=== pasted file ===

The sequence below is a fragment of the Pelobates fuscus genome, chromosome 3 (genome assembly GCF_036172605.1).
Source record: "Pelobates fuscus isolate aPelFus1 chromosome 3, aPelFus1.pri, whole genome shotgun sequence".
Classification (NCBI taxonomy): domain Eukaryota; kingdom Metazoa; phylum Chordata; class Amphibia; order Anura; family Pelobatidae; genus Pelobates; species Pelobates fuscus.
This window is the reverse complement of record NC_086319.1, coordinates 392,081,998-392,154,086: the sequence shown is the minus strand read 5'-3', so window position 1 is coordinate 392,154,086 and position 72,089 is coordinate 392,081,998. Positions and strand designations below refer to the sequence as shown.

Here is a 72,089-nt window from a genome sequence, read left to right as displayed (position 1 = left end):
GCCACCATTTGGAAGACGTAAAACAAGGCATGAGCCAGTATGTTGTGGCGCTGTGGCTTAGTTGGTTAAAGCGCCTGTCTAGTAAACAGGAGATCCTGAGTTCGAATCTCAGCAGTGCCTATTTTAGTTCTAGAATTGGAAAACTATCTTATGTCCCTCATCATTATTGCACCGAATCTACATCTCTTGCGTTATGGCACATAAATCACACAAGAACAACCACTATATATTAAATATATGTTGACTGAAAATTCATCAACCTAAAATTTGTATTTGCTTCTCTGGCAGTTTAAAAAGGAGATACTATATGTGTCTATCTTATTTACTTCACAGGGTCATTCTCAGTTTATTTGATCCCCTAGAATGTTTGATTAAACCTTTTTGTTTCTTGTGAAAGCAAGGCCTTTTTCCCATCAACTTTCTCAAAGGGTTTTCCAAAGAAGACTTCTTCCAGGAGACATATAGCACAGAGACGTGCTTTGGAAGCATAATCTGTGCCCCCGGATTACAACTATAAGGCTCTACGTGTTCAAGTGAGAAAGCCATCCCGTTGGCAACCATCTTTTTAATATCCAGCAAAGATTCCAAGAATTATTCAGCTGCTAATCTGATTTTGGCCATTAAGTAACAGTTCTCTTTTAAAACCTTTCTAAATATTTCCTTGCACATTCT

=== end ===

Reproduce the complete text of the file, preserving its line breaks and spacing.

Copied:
The sequence below is a fragment of the Pelobates fuscus genome, chromosome 3 (genome assembly GCF_036172605.1).
Source record: "Pelobates fuscus isolate aPelFus1 chromosome 3, aPelFus1.pri, whole genome shotgun sequence".
Classification (NCBI taxonomy): domain Eukaryota; kingdom Metazoa; phylum Chordata; class Amphibia; order Anura; family Pelobatidae; genus Pelobates; species Pelobates fuscus.
This window is the reverse complement of record NC_086319.1, coordinates 392,081,998-392,154,086: the sequence shown is the minus strand read 5'-3', so window position 1 is coordinate 392,154,086 and position 72,089 is coordinate 392,081,998. Positions and strand designations below refer to the sequence as shown.

Here is a 72,089-nt window from a genome sequence, read left to right as displayed (position 1 = left end):
GCCACCATTTGGAAGACGTAAAACAAGGCATGAGCCAGTATGTTGTGGCGCTGTGGCTTAGTTGGTTAAAGCGCCTGTCTAGTAAACAGGAGATCCTGAGTTCGAATCTCAGCAGTGCCTATTTTAGTTCTAGAATTGGAAAACTATCTTATGTCCCTCATCATTATTGCACCGAATCTACATCTCTTGCGTTATGGCACATAAATCACACAAGAACAACCACTATATATTAAATATATGTTGACTGAAAATTCATCAACCTAAAATTTGTATTTGCTTCTCTGGCAGTTTAAAAAGGAGATACTATATGTGTCTATCTTATTTACTTCACAGGGTCATTCTCAGTTTATTTGATCCCCTAGAATGTTTGATTAAACCTTTTTGTTTCTTGTGAAAGCAAGGCCTTTTTCCCATCAACTTTCTCAAAGGGTTTTCCAAAGAAGACTTCTTCCAGGAGACATATAGCACAGAGACGTGCTTTGGAAGCATAATCTGTGCCCCCGGATTACAACTATAAGGCTCTACGTGTTCAAGTGAGAAAGCCATCCCGTTGGCAACCATCTTTTTAATATCCAGCAAAGATTCCAAGAATTATTCAGCTGCTAATCTGATTTTGGCCATTAAGTAACAGTTCTCTTTTAAAACCTTTCTAAATATTTCCTTGCACATTCT